Thursday, September 18, 2008

Cinderella Man (2005)

An inspirational film by the same director, Ron Howard, who brought us A Beautiful Mind. Cinderella Man is an incredible tale based on a true story about a champion boxer who stood strong against many trials and tribulations. James Braddock is our hero, a up-and-coming boxer who, because of a streak of bad luck, lost the ability to participate in boxing matches.

The determination displayed by James Braddock, the protagonist, is nothing short of legendary. Even at the face of pure desperation, he never stooped to stealing or robbing. Both James Braddock and his wife were truly made for each other, both were very understanding on their situation and they never fought with each other despite the obvious frustrations that each party had. Instead, they each gave their counterparts the support they needed. After James had lost his license to boxing due to a broken wrist, he did manual labor to sustain his family despite his injury. When James was given a second chance to participate in a boxing match, he made full use of it and managed to crawl from the hole of poverty. During his following boxing matches, he displayed a fearless and unwavering will that struck fear in his opponents and inspired the country's people. When everyone was giving in to the Great Depression, this man never gave up and fought with all he got even after being beaten down again and again. James eventually became the shining hope for the country's poor people in the darkness of the Great Depression and soon everyone was rooting for him. This film is a very inspiring film that shows one man's impeccable will to survive and sustain his family.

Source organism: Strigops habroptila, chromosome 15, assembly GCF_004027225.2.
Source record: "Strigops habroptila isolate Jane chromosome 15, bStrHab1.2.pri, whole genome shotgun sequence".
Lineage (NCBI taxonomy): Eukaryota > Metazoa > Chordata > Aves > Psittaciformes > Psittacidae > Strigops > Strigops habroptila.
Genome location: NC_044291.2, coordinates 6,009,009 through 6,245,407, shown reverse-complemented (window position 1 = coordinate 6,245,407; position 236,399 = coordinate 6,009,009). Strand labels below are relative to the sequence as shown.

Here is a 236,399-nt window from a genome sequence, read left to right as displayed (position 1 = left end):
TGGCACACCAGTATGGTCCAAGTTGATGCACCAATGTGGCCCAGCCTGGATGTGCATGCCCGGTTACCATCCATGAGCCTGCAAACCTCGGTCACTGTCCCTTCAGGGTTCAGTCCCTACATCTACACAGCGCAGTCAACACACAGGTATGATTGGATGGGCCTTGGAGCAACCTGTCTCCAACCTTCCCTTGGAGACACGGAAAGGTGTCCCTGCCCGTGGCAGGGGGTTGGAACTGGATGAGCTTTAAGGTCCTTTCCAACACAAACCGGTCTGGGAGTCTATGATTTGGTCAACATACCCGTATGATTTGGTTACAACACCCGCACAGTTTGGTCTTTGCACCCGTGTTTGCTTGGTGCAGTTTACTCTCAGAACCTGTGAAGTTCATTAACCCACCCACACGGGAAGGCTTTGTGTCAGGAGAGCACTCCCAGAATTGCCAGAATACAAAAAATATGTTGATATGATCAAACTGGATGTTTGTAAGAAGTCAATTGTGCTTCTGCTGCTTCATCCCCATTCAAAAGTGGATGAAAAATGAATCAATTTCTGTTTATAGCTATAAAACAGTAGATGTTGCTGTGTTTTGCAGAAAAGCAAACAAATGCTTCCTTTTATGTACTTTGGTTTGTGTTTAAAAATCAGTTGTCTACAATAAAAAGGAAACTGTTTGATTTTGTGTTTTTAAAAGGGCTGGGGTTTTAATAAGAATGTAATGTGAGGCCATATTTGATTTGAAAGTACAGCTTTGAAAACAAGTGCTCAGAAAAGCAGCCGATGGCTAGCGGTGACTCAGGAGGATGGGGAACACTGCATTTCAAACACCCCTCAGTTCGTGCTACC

The only problems I had with this film was that Ron Howard changed a few facts that discriminated a particular boxer, which I felt was not very fair and left no room for ambiguity. It was obvious Howard wanted us to feel sorry for James but I believe he should not have changed a few facts that could be interpreted as a morale boost for James.

The actors, Russell Crowe as James Braddock and Paul Giamatti as James Braddock's manager, Joe Gould, delivered stellar performances. I have always been a fan of Russell Crowe and he didn't let me down on this one either. The soundtrack, camera work and choreographed fights were equally beautiful.

I personally give this film a 8/10.

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